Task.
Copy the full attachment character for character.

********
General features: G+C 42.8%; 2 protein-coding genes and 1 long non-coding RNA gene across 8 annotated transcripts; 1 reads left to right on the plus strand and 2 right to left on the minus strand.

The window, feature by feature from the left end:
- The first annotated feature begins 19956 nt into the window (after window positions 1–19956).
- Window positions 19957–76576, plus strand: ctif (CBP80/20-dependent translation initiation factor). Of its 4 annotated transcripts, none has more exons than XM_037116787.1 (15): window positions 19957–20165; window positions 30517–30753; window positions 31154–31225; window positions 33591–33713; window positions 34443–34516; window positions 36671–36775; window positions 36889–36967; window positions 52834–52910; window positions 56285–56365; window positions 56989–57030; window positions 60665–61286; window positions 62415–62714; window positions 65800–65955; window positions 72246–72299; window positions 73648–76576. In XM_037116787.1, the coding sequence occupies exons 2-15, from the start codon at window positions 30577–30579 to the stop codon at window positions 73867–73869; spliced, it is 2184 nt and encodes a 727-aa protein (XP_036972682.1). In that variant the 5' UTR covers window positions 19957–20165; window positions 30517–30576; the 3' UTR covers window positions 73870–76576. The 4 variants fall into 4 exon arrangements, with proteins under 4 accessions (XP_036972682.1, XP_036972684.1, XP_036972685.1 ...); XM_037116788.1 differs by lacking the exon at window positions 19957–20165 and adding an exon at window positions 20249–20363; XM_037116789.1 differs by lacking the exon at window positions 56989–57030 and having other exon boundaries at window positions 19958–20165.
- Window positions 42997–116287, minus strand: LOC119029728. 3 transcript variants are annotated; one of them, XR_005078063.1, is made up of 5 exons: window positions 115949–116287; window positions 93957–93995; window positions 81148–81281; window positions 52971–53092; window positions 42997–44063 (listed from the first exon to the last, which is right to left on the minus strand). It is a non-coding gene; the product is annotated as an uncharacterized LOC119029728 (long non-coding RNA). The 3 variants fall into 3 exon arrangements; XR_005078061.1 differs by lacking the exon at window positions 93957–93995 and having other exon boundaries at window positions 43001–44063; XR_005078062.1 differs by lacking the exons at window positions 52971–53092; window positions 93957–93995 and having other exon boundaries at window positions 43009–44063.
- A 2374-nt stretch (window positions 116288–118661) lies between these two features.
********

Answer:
General features: G+C 42.8%; 2 protein-coding genes and 1 long non-coding RNA gene across 8 annotated transcripts; 1 reads left to right on the plus strand and 2 right to left on the minus strand.

The window, feature by feature from the left end:
- The first annotated feature begins 19956 nt into the window (after window positions 1–19956).
- Window positions 19957–76576, plus strand: ctif (CBP80/20-dependent translation initiation factor). Of its 4 annotated transcripts, none has more exons than XM_037116787.1 (15): window positions 19957–20165; window positions 30517–30753; window positions 31154–31225; window positions 33591–33713; window positions 34443–34516; window positions 36671–36775; window positions 36889–36967; window positions 52834–52910; window positions 56285–56365; window positions 56989–57030; window positions 60665–61286; window positions 62415–62714; window positions 65800–65955; window positions 72246–72299; window positions 73648–76576. In XM_037116787.1, the coding sequence occupies exons 2-15, from the start codon at window positions 30577–30579 to the stop codon at window positions 73867–73869; spliced, it is 2184 nt and encodes a 727-aa protein (XP_036972682.1). In that variant the 5' UTR covers window positions 19957–20165; window positions 30517–30576; the 3' UTR covers window positions 73870–76576. The 4 variants fall into 4 exon arrangements, with proteins under 4 accessions (XP_036972682.1, XP_036972684.1, XP_036972685.1 ...); XM_037116788.1 differs by lacking the exon at window positions 19957–20165 and adding an exon at window positions 20249–20363; XM_037116789.1 differs by lacking the exon at window positions 56989–57030 and having other exon boundaries at window positions 19958–20165.
- Window positions 42997–116287, minus strand: LOC119029728. 3 transcript variants are annotated; one of them, XR_005078063.1, is made up of 5 exons: window positions 115949–116287; window positions 93957–93995; window positions 81148–81281; window positions 52971–53092; window positions 42997–44063 (listed from the first exon to the last, which is right to left on the minus strand). It is a non-coding gene; the product is annotated as an uncharacterized LOC119029728 (long non-coding RNA). The 3 variants fall into 3 exon arrangements; XR_005078061.1 differs by lacking the exon at window positions 93957–93995 and having other exon boundaries at window positions 43001–44063; XR_005078062.1 differs by lacking the exons at window positions 52971–53092; window positions 93957–93995 and having other exon boundaries at window positions 43009–44063.
- A 2374-nt stretch (window positions 116288–118661) lies between these two features.